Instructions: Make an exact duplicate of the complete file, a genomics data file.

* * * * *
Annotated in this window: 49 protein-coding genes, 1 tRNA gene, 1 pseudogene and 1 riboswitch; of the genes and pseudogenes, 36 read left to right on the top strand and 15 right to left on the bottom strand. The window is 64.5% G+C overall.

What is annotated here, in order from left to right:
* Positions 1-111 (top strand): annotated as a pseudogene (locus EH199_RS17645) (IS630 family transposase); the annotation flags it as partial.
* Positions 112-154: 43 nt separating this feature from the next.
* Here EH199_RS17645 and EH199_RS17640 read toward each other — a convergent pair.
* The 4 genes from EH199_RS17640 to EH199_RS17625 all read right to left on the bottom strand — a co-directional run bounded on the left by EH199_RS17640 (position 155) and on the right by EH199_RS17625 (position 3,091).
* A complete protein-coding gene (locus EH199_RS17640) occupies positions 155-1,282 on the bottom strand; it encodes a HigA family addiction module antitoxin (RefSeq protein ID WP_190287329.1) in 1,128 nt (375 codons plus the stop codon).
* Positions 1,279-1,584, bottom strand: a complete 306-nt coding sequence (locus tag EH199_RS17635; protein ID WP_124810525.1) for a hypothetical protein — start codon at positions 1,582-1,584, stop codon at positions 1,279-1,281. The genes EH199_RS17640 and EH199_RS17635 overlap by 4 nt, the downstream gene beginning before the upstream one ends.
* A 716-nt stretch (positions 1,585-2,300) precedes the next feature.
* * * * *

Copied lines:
Annotated in this window: 49 protein-coding genes, 1 tRNA gene, 1 pseudogene and 1 riboswitch; of the genes and pseudogenes, 36 read left to right on the top strand and 15 right to left on the bottom strand. The window is 64.5% G+C overall.

What is annotated here, in order from left to right:
* Positions 1-111 (top strand): annotated as a pseudogene (locus EH199_RS17645) (IS630 family transposase); the annotation flags it as partial.
* Positions 112-154: 43 nt separating this feature from the next.
* Here EH199_RS17645 and EH199_RS17640 read toward each other — a convergent pair.
* The 4 genes from EH199_RS17640 to EH199_RS17625 all read right to left on the bottom strand — a co-directional run bounded on the left by EH199_RS17640 (position 155) and on the right by EH199_RS17625 (position 3,091).
* A complete protein-coding gene (locus EH199_RS17640) occupies positions 155-1,282 on the bottom strand; it encodes a HigA family addiction module antitoxin (RefSeq protein ID WP_190287329.1) in 1,128 nt (375 codons plus the stop codon).
* Positions 1,279-1,584, bottom strand: a complete 306-nt coding sequence (locus tag EH199_RS17635; protein ID WP_124810525.1) for a hypothetical protein — start codon at positions 1,582-1,584, stop codon at positions 1,279-1,281. The genes EH199_RS17640 and EH199_RS17635 overlap by 4 nt, the downstream gene beginning before the upstream one ends.
* A 716-nt stretch (positions 1,585-2,300) precedes the next feature.